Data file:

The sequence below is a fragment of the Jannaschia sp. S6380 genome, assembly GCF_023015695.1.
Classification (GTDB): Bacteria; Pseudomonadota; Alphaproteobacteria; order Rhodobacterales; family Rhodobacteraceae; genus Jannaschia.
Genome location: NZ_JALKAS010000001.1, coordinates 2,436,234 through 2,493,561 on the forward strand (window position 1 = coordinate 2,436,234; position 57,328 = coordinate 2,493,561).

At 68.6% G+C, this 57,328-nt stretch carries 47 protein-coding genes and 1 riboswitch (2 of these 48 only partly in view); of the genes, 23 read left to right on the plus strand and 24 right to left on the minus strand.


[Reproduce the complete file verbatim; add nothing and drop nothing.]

The sequence below is a fragment of the Jannaschia sp. S6380 genome, assembly GCF_023015695.1.
Classification (GTDB): Bacteria; Pseudomonadota; Alphaproteobacteria; order Rhodobacterales; family Rhodobacteraceae; genus Jannaschia.
Genome location: NZ_JALKAS010000001.1, coordinates 2,436,234 through 2,493,561 on the forward strand (window position 1 = coordinate 2,436,234; position 57,328 = coordinate 2,493,561).

At 68.6% G+C, this 57,328-nt stretch carries 47 protein-coding genes and 1 riboswitch (2 of these 48 only partly in view); of the genes, 23 read left to right on the plus strand and 24 right to left on the minus strand.